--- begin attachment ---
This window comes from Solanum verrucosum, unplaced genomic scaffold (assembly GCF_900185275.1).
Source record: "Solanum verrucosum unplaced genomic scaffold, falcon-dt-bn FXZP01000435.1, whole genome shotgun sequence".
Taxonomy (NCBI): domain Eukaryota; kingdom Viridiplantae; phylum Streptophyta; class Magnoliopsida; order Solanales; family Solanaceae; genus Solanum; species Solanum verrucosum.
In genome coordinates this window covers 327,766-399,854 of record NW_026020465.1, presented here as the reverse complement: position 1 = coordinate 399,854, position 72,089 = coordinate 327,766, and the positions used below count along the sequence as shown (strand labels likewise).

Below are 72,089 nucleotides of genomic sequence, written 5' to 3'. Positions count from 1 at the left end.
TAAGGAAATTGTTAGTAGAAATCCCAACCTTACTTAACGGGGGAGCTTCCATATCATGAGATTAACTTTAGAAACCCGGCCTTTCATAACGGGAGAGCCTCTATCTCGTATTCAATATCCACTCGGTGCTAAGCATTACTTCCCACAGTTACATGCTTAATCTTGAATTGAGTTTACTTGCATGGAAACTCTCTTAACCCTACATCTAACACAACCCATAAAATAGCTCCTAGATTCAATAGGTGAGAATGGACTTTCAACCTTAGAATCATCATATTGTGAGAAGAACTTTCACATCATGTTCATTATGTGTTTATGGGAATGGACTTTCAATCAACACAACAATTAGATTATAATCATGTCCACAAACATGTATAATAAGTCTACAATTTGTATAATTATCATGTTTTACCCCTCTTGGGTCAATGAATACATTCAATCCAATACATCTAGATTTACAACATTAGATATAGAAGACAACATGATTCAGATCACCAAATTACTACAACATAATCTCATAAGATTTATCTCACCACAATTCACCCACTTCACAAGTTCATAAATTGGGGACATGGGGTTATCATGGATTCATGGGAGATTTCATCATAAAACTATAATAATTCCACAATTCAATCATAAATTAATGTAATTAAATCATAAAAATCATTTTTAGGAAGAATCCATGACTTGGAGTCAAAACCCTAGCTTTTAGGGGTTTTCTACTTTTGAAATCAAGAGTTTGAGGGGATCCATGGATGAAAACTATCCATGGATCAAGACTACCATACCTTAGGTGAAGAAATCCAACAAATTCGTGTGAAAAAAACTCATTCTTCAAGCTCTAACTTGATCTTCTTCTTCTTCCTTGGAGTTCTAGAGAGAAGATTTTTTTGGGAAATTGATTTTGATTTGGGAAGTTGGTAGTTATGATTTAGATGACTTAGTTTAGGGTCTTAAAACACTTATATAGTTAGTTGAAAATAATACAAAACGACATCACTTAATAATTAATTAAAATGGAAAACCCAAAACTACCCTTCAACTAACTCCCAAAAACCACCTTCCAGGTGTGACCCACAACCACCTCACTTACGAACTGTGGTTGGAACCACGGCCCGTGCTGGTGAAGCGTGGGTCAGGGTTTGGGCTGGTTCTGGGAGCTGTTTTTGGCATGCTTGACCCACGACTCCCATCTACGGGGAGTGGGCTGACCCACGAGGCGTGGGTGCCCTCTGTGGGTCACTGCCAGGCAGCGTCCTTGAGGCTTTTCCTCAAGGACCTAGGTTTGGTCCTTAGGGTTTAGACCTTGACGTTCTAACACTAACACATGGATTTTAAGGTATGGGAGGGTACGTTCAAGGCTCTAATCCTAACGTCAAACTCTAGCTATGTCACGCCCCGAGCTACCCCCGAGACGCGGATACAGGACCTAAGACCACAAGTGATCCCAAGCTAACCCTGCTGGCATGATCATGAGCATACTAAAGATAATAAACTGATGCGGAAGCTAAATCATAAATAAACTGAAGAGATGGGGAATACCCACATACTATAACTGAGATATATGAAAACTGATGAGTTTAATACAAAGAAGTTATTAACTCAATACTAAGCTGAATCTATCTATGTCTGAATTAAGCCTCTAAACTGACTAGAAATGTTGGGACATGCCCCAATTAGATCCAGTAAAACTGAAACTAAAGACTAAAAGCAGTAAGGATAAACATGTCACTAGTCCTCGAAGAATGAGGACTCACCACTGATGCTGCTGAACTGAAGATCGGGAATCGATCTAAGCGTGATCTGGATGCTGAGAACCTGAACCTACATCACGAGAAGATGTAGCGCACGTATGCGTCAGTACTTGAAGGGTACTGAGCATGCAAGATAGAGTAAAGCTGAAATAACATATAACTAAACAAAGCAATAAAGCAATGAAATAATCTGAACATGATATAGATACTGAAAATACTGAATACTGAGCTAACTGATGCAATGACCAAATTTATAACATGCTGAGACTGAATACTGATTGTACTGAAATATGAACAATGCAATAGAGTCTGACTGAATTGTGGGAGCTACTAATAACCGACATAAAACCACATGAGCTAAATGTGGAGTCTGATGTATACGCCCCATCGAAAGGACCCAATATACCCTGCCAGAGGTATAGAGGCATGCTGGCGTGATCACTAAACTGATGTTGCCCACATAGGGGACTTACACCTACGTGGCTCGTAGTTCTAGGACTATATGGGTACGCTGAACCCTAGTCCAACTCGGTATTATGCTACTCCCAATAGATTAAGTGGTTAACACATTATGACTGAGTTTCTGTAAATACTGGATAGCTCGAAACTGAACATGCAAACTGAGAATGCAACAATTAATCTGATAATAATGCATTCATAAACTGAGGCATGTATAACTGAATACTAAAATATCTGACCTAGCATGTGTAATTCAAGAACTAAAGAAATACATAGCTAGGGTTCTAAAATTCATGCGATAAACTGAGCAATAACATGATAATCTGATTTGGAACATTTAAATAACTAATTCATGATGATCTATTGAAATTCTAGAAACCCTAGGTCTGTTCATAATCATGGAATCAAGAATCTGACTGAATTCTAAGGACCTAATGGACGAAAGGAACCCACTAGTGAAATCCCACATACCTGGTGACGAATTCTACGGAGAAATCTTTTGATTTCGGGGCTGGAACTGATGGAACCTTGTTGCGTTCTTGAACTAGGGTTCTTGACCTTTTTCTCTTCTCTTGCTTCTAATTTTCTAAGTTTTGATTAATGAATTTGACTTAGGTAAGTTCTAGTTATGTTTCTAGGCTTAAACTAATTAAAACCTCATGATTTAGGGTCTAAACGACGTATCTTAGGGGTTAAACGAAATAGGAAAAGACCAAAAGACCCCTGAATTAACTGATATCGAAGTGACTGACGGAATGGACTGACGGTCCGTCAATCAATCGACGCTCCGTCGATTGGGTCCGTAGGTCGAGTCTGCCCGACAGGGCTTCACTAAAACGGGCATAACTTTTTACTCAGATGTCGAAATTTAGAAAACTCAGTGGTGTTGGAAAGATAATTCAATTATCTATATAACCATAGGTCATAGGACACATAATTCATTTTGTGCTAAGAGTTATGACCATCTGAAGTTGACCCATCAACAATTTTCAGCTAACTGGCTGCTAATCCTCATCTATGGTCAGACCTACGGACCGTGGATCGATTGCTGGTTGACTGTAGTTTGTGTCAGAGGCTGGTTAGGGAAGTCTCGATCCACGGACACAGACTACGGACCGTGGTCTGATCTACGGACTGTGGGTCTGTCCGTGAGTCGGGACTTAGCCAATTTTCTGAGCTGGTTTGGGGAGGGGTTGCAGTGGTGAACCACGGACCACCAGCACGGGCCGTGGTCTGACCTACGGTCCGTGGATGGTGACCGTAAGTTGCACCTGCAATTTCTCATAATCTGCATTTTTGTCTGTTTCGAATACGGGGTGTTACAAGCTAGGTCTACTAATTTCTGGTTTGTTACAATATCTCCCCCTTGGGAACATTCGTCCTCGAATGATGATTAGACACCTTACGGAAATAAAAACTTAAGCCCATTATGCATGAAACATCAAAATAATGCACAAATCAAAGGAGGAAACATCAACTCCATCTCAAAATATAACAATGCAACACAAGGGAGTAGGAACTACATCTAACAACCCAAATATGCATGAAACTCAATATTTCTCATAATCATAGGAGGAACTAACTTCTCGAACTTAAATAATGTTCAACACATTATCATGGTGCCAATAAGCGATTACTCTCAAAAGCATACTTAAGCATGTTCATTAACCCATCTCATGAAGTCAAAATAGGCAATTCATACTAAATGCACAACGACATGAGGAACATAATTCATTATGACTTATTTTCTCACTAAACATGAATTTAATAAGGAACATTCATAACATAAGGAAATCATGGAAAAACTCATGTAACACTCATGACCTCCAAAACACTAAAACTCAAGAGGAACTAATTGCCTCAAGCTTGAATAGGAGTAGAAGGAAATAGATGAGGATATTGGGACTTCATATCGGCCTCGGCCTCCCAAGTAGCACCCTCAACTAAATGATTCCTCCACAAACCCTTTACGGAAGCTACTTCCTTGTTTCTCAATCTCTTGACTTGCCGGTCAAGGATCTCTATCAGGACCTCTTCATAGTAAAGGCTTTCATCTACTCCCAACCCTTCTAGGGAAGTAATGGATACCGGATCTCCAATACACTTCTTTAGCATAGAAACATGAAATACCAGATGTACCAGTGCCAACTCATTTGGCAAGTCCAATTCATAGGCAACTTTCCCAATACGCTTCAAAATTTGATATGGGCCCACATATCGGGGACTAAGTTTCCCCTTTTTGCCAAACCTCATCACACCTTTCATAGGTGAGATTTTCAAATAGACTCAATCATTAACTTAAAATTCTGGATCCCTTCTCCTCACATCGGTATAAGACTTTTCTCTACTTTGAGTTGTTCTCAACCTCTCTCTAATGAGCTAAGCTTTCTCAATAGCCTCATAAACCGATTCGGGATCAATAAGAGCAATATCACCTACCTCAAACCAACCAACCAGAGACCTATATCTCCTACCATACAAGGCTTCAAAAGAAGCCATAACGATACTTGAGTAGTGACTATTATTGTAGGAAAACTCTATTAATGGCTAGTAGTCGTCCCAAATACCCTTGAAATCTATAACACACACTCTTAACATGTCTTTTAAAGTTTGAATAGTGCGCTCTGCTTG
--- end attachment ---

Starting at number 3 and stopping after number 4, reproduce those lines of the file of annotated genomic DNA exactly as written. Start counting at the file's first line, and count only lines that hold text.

Taxonomy (NCBI): domain Eukaryota; kingdom Viridiplantae; phylum Streptophyta; class Magnoliopsida; order Solanales; family Solanaceae; genus Solanum; species Solanum verrucosum.
In genome coordinates this window covers 327,766-399,854 of record NW_026020465.1, presented here as the reverse complement: position 1 = coordinate 399,854, position 72,089 = coordinate 327,766, and the positions used below count along the sequence as shown (strand labels likewise).